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Pope condemns 'rejection' of migrants in Easter address

By
UPI Staff
Pope Francis, pictured giving his Christmas message last year, condemned those who reject migrants who need assistance during his Sunday Easter address. File Photo by Stefano Spaziani/UPI
Pope Francis, pictured giving his Christmas message last year, condemned those who reject migrants who need assistance during his Sunday Easter address. File Photo by Stefano Spaziani/UPI | License Photo

VATICAN CITY, March 27 (UPI) -- Just as he did during his Christmas address, Pope Francis on Easter remembered the suffering of migrants from the Middle East and North Africa, but this time condemned those who wish to prevent them from crossing borders.

During his urbi et orbi address from St. Peter's Basilica in the Vatican, the pope remembered the suffering of people from Syria, Libya and Yemen and urged Christians to reach out to them.

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"The Easter message of the risen Christ," he said, is "a message of life for all humanity, echoes down the ages and invites us not to forget those men and women seeking a better future, an ever more numerous throng of migrants and refugees -- including many children -- fleeing from war, hunger, poverty and social injustice."

He had particularly harsh words for those who wish to prevent migrants from seeking safety outside their homeland.

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"All too often, these brothers and sisters of ours meet along the way with death or, in any event, rejection by those who could offer them welcome and assistance."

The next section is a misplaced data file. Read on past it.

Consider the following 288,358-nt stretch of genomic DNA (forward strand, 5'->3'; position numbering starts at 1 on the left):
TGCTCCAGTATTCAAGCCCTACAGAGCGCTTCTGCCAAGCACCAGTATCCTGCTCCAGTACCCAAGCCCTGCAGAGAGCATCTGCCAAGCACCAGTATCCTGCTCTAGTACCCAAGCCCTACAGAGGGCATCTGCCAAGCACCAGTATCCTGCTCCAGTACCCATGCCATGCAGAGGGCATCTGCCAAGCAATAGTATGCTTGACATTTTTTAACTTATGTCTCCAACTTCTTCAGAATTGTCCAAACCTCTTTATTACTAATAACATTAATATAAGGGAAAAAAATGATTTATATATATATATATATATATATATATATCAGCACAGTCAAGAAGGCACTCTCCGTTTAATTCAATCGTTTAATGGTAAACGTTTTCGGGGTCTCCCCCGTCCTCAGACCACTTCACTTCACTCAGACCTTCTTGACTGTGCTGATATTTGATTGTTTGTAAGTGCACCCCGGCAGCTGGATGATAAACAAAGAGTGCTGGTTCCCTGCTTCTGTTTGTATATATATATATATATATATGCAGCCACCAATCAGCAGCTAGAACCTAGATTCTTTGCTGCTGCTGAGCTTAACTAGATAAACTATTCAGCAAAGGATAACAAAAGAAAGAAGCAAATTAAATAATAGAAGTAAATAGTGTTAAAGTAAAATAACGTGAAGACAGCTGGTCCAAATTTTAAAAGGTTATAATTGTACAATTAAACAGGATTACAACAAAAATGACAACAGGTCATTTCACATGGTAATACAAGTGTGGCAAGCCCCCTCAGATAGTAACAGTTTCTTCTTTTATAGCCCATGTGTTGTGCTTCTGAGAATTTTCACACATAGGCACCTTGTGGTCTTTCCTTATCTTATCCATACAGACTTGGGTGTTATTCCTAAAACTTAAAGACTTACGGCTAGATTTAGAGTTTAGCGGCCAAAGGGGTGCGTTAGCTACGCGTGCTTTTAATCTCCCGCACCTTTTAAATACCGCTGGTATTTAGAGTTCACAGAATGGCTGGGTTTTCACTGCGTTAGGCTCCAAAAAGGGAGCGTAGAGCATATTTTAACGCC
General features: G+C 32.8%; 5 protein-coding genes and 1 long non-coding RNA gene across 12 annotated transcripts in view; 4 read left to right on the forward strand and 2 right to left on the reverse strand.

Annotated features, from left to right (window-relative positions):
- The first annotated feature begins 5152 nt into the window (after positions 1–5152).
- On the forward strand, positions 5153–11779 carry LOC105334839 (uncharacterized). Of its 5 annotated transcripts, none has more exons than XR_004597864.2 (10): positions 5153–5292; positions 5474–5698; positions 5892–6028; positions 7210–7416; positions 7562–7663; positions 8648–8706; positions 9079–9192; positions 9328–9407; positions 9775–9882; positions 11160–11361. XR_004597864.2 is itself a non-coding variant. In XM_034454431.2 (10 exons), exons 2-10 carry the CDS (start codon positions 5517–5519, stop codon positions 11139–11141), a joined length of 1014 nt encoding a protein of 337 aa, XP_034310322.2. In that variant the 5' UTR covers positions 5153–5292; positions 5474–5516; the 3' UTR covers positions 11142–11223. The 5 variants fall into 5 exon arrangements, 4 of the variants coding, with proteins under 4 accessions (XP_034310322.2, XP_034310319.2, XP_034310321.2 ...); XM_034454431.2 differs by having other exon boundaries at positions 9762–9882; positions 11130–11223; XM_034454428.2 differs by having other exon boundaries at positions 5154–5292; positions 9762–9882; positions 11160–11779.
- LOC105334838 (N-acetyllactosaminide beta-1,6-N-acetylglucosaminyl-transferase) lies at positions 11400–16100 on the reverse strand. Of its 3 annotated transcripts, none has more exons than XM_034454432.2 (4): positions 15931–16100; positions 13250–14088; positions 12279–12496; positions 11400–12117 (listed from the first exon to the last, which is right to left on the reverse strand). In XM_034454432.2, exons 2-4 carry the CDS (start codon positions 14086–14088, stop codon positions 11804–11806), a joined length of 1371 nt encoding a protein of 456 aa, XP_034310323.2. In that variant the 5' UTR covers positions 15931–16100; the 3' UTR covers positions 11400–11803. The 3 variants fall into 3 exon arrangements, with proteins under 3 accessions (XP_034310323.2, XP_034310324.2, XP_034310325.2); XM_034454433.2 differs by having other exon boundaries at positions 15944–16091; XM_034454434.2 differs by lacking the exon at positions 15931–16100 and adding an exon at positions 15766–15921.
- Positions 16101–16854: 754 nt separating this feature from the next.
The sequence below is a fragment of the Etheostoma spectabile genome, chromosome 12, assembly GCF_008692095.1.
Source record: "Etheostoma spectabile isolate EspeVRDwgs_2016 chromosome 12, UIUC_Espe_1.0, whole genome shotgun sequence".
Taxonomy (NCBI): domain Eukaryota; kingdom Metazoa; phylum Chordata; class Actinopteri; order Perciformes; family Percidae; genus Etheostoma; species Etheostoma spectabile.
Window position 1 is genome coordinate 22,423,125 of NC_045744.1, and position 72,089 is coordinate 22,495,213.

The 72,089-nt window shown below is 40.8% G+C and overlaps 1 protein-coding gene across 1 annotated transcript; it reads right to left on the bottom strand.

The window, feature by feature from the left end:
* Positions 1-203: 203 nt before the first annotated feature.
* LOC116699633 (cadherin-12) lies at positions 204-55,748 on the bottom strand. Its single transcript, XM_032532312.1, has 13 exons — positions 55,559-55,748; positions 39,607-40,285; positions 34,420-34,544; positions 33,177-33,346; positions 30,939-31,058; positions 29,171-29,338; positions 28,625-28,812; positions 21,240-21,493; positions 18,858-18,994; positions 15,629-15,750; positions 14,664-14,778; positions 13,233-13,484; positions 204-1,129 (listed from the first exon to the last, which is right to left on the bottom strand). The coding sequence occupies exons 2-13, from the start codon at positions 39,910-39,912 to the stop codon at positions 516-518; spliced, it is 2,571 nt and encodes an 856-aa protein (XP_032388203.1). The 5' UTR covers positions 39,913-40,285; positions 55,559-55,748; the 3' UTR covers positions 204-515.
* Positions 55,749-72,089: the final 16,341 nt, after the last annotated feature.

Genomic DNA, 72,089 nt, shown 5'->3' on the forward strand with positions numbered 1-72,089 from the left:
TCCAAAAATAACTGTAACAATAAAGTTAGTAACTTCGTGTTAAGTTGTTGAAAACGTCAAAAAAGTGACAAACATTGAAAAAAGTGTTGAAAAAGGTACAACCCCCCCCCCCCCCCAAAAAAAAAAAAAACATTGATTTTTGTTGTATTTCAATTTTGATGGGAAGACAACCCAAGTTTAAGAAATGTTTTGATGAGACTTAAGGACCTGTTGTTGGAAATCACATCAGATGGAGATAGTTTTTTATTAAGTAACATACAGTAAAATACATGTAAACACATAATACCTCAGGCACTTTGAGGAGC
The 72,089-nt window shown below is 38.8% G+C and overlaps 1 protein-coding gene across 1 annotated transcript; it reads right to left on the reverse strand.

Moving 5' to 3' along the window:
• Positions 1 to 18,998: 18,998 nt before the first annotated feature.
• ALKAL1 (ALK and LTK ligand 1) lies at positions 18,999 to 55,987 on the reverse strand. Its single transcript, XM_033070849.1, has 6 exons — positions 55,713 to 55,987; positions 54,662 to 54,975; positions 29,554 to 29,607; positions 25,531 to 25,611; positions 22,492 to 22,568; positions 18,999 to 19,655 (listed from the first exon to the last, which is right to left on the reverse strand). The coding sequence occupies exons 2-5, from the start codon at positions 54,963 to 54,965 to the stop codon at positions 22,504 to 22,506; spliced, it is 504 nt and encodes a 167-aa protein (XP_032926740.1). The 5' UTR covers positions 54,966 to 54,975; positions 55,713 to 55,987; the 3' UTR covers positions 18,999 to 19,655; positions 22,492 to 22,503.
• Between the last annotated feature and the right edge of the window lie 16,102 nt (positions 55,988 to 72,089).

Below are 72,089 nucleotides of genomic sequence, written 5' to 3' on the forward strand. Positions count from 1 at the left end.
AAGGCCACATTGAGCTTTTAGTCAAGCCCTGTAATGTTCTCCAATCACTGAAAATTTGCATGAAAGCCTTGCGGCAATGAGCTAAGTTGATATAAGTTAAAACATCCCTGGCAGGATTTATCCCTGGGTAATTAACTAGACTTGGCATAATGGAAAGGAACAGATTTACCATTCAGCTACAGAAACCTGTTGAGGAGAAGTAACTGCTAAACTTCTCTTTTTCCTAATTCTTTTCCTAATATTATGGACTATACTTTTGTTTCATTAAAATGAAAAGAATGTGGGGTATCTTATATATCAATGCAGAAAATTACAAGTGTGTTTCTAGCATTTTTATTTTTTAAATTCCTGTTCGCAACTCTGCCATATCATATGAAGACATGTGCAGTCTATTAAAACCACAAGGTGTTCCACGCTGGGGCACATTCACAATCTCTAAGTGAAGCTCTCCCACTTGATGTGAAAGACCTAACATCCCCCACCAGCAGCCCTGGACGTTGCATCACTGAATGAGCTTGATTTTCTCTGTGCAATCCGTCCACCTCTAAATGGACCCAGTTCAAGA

The message was typical of the pope's rhetoric in recent months as he seeks to shed light on the migrant crisis.

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Just days earlier he washed the feet of several migrants during the traditional foot-washing ceremony, a part of Holy Thursday Mass.

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"All of us together, Muslims, Hindus, Catholics, Copts, Evangelical [Protestants] brothers and sisters -- children of the same God -- we want to live in peace, integrated," he said.

On Sunday the pope echoed comments he made during his Christmas message, dealing with the issues of war, terrorism, the migrant crisis and the need to halt violence around the world.

He condemned the terrorist attacks in Brussels last week in which 31 people died in three blasts at the airport and a subway station, as well as attacks elsewhere around the worldd.

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"May he draw us closer on this Easter feast to the victims of terrorism, that blind and brutal form of violence which continues to shed blood in different parts of the world, as in the recent attacks in Belgium, Turkey, Nigeria, Chad, Cameroon, and Côte d'Ivoire.

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